A couple of days ago, I had our multisport team run hills instead of the customary track workout. It was a fantastic workout that demonstrated a few key ideas that every athlete should fold into their longer hill workouts.
The Workout: Long Hill Efforts with Interspersed Sprints
Near my house in Seattle, there is a nasty hill on 65th Street Northeast. It’s about 0.4 miles long and starts off at a moderate a 5-7% grade for the first half and then pitches upward to about 12-15% along the last 40% of the hill. I told folks to run the first part of the hill at about 5-K pace but to hit the last steep section really hard. My thinking was to use the first bottom part of the hill to tax the system a little bit and knock the freshness out of the legs and then use the top half to really kick up the lactic acid. Each effort took me about 3:40, which is a perfect amount of time.
After running up the hill– and virtually collapsing on some guys driveway (I’m sure he sees that a lot)– came the recovery section. We would jog down Princeton Avenue, walk down an incredibly steep 60th Street, and then hit the trail for a near all-out 0.3 mile pancake-flat sprint back to the start. My Garmin was telling me I was hitting about 5:00 to 5:30 pace here, which felt crazy fast for a hill workout.
Rest 3:00 and do it again for a total of four repeats.
Why This is Such a Great Workout
- Turns Strength into Speed. Way back in the winter months, I was chatting with one of the coaches from the Wednesday Night Runners, an elite corps of runners from the Club Northwest. These folks are fast runners— many ex-collegiate runners who haven’t lost anything to old Father Time. It was a cold, wet and dark evening (typically Seattle) and the group was running a zig-zag course of sprinting short hills, short recovery, sprinting on the fast, short recovery– and repeating for about five miles. Even though I knew that their training program was classic Lydiard (which I’m not a huge fan of), I saw immediate value in what their coach were preaching. From a physiological perspective, building strength by running hills is great– but the body is really dumb and, without something to “tie” that extra strength to the mechanics of running fast, it really wouldn’t make anyone faster. But doing a solid sprint effort shortly after a hill is an entirely different workout because it marries the two together.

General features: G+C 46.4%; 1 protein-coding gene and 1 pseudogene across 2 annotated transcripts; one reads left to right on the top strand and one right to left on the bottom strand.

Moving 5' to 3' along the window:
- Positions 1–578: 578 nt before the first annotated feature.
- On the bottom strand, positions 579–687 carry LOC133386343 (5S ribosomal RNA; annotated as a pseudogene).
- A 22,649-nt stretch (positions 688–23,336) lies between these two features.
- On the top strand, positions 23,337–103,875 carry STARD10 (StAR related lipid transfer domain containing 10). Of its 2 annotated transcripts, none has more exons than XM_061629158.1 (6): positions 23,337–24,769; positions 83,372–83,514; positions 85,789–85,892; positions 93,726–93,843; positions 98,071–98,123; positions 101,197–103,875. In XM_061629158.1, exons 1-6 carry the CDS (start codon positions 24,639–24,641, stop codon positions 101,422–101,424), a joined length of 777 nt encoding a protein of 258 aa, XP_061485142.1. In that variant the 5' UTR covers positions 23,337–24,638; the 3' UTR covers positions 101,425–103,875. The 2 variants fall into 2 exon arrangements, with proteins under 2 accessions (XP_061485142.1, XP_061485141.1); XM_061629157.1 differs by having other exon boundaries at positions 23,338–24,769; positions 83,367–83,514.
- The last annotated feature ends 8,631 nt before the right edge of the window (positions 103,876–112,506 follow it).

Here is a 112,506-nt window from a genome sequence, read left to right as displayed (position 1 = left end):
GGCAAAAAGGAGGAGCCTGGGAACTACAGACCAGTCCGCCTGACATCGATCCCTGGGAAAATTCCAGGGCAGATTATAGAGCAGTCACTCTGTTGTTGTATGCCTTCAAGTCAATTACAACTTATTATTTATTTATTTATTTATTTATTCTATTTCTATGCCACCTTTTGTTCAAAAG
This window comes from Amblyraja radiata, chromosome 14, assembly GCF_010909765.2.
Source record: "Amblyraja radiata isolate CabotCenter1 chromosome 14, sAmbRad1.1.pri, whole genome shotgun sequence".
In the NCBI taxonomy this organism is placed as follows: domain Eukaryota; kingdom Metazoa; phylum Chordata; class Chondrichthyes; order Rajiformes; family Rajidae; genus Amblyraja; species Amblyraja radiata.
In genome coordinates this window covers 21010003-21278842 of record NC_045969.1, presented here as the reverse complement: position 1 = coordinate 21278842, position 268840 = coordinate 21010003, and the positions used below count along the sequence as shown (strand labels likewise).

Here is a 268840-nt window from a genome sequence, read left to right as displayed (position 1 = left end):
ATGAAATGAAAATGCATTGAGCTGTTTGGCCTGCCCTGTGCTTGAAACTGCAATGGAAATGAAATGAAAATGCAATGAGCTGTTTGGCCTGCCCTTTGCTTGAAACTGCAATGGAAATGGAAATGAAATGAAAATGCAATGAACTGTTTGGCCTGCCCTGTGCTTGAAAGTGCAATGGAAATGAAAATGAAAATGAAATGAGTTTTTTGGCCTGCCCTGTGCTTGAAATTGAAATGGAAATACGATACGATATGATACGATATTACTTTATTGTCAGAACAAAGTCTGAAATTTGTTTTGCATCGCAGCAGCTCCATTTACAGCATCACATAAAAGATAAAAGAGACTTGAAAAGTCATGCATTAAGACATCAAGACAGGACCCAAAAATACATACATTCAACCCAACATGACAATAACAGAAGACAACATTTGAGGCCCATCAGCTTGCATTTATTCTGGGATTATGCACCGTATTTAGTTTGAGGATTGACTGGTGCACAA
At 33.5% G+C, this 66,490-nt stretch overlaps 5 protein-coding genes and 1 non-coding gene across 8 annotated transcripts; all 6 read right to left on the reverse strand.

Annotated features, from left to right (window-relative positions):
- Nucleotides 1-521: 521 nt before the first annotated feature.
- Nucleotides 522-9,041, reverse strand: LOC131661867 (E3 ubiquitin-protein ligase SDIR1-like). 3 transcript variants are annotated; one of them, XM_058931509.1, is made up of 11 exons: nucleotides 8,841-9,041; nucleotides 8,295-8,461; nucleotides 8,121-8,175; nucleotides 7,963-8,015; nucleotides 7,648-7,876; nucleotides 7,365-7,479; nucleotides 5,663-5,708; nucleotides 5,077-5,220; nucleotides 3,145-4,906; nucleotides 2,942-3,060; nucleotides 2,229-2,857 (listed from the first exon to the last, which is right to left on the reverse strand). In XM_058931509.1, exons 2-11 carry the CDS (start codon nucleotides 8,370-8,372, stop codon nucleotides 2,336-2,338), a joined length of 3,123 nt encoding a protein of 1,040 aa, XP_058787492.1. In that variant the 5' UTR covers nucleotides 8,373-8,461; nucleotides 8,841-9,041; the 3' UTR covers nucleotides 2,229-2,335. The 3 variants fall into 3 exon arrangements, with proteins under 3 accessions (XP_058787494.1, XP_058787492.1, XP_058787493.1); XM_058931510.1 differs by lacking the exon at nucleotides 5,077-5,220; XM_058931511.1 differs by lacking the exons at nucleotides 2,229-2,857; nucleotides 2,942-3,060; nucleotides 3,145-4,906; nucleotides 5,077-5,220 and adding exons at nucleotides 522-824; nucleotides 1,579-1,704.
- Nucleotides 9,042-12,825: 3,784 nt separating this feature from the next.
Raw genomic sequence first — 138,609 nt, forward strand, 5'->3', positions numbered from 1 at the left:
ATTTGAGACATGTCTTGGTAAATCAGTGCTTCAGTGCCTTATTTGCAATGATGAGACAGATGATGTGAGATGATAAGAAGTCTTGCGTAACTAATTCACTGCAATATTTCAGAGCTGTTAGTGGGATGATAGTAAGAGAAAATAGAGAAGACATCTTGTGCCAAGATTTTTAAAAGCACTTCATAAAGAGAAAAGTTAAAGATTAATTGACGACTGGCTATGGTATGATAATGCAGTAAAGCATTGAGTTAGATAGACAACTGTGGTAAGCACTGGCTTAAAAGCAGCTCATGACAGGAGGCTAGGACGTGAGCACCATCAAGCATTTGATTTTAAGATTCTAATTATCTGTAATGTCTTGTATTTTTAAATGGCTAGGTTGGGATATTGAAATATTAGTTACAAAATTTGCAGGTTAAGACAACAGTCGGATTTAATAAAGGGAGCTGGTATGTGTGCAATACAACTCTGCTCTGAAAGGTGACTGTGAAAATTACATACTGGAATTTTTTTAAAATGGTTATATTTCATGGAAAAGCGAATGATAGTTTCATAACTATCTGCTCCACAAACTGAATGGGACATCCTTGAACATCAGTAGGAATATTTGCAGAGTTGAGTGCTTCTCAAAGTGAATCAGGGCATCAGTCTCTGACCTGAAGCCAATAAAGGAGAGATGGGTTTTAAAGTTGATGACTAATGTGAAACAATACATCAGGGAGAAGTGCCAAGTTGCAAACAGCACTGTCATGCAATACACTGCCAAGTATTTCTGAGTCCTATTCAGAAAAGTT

- It’s a Safer Form of Hills and Speed. I had an old coach who was virtually allergic to running hills at maximum intensity, despite the fact that so many great coaches (Canova, Hudson, Magness, etc) think the world of them. Nevertheless, running the last part of a hill at maximum intensity would get a grudging nod of acceptance from my old coach. By the time we hit the top steep section of road, we’re pretty tired already– even slamming them hard won’t be generating the kind of impact or tensile forces that hitting that same hill fresh would incur. Same thing goes for the 0.3 mile sprint at the end– a bit of fatigue coming into the effort that naturally blunts the intensity (and consequently risk of injury for us older runners).
- It’s Great from a Lactate Perspective. Looking back over this workout, it is absolutely perfect from a lactate perspective– basically the same stimulus as a Canova “blend” workout. As I’ll describe in a later post, I am coming round to absolutely loving these kind of workouts for building stamina in the 5-10K range.
How to Fold Workouts Like This into a Training Program
I originally thought that these kind of workouts belong much earlier in the springtime as a way to build up to much more high-quality longer tempo sessions. While I still think they have a place there because I think diving into varying pace hard tempo runs is otherwise a bit too ambitious for most older athletes, I think it’s important to keep a fair amount of intense workouts similar to this one together with blend workouts later into the season. My thinking now is that MCT-1 needs a bit of constant prodding. I’ve recently learned that the body can pump out MCT-1 very quickly in response to even a single bout of intense exercise— and usually that means that it can disappear about as quickly as well. Plus, my workouts are suggesting that there is a nice synergy between this kind of stimuli and hard tempo efforts generally.
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